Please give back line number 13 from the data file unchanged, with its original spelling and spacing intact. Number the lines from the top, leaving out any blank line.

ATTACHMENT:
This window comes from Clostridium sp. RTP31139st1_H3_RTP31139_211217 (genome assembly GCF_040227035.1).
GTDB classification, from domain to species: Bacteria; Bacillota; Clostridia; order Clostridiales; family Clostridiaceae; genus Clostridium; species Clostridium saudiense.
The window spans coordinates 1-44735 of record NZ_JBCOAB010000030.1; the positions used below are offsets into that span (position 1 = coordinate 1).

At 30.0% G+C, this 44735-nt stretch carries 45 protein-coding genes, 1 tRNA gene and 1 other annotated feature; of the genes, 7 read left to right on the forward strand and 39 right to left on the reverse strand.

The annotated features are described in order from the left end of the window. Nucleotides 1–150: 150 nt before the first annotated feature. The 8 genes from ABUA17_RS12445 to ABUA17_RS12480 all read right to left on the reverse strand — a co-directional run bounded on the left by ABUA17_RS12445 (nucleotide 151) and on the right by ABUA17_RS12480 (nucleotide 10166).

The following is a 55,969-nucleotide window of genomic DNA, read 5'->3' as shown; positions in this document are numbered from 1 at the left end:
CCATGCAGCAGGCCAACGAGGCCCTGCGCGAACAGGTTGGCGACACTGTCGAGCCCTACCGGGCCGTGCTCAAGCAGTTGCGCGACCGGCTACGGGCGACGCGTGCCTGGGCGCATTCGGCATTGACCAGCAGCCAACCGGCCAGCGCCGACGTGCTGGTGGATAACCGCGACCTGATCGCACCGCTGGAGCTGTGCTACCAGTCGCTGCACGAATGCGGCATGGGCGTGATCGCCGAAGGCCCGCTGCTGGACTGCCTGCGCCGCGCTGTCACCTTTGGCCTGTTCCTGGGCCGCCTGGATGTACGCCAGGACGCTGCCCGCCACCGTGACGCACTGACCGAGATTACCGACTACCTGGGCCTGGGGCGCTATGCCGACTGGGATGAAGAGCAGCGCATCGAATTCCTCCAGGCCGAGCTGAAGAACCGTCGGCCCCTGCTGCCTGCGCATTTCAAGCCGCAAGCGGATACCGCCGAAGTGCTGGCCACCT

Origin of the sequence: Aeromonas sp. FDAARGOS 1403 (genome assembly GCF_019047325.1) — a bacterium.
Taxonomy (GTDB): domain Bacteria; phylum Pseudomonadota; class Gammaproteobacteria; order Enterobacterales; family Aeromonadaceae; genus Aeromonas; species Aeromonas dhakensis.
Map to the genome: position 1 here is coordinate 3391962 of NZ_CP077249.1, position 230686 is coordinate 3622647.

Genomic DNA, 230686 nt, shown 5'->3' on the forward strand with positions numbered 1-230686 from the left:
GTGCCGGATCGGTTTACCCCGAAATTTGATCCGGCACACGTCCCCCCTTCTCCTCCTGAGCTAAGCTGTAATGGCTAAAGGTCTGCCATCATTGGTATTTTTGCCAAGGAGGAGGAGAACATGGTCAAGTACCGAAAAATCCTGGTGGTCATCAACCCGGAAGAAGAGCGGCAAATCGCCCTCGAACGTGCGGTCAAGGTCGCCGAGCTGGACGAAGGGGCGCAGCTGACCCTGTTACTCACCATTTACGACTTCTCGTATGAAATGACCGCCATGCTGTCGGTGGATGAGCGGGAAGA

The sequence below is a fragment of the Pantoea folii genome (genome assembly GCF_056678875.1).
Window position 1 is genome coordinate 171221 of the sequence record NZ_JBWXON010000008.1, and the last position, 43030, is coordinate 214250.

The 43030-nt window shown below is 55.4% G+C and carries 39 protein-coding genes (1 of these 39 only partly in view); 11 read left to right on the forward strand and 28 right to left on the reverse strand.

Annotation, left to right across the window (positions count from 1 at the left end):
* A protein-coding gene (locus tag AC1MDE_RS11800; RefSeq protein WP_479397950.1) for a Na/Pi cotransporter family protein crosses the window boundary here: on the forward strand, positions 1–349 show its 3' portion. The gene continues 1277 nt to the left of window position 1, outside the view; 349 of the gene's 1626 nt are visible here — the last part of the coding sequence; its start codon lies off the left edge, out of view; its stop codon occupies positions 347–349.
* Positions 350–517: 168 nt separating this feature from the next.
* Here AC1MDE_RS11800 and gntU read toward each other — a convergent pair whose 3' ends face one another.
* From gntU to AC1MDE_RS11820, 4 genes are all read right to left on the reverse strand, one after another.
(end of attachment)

The sequence below is a fragment of the Pantoea folii genome (genome assembly GCF_056678875.1).